Hope is not a strategy – but it helps…

Chris Mathieson sharing Teaming by Amy C. Edmondson

Chris Mathieson shared her reflections on leadership that had been prompted by her time at Harvard University in 2018.

Chris is the CEO of Expression Australia and told us that the top professors at Harvard Business School use the phrase "hope is not a strategy" to challenge CEOs and senior managers in their strategy and leadership thinking and assumptions.

The caring professions are all about hope, but we need both the vision of where we want to be and the organisational scope and processes for getting there. The blend is important.

And of course, it's so easy to get caught up in the doing that we forget what we were trying to achieve in the first place. Time to imbue a little hope back into the process.

Some gems from Chris' chat...

Hope is based on what's possible but not improbable.

  1. Hope is  a combination of real world experience and the intangible nature of trust. It recognises the reality that failure happens.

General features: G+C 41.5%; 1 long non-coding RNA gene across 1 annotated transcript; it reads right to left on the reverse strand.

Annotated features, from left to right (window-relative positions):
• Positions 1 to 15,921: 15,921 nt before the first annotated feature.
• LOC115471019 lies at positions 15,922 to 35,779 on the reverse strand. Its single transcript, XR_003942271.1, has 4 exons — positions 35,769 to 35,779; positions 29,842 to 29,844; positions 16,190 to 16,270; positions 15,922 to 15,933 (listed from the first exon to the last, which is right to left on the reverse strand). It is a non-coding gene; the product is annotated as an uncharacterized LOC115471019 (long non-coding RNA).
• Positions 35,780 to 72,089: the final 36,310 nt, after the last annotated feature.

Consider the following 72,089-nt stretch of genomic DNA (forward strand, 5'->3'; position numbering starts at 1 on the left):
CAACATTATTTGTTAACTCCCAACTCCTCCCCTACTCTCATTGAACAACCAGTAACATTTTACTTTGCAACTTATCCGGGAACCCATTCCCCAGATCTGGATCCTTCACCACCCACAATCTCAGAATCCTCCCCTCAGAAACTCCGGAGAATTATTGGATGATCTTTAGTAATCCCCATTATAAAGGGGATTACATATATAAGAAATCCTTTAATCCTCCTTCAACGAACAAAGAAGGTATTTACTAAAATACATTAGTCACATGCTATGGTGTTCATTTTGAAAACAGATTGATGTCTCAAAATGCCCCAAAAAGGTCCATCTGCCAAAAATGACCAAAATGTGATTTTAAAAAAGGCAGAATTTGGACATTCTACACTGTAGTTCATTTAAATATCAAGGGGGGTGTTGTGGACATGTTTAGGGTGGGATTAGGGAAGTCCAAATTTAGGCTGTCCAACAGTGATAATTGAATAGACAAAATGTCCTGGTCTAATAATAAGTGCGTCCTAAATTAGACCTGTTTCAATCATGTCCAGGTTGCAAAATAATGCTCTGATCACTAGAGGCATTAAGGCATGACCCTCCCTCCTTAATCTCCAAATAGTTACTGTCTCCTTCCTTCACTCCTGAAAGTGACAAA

2. Hope and optimism go hand-in-hand and together they can solve wicked problems.
  3. Learn and understand what failure is, create a safe environment and don't just focus on the broken bits.

Both optimists and pessimists contribute to society. The optimist invents the aeroplane, the pessimist the parachute. - George Bernard Shaw

Chris also shared inspired reading resources:

  • Teaming is a verb, full circle leadership, and other great leadership lessons ("Teaming: How organisations learn, innovate and compete in the knowledge economy" by Amy C. Edmondson)
  • Worthy leaders find and use white space to be deeply present, they illuminate dilemmas and act as path finders ("The Worthy Leader: From Potential to Mastery" by Maryanne Mooney)

The topic generated fabulous and far ranging discussion around the table, including how to teach optimism with gratitude practices. Each person accepted the challenge to try one of the ideas discussed.

What are you grateful for today? Share your thoughts with someone else and ask them the same question.

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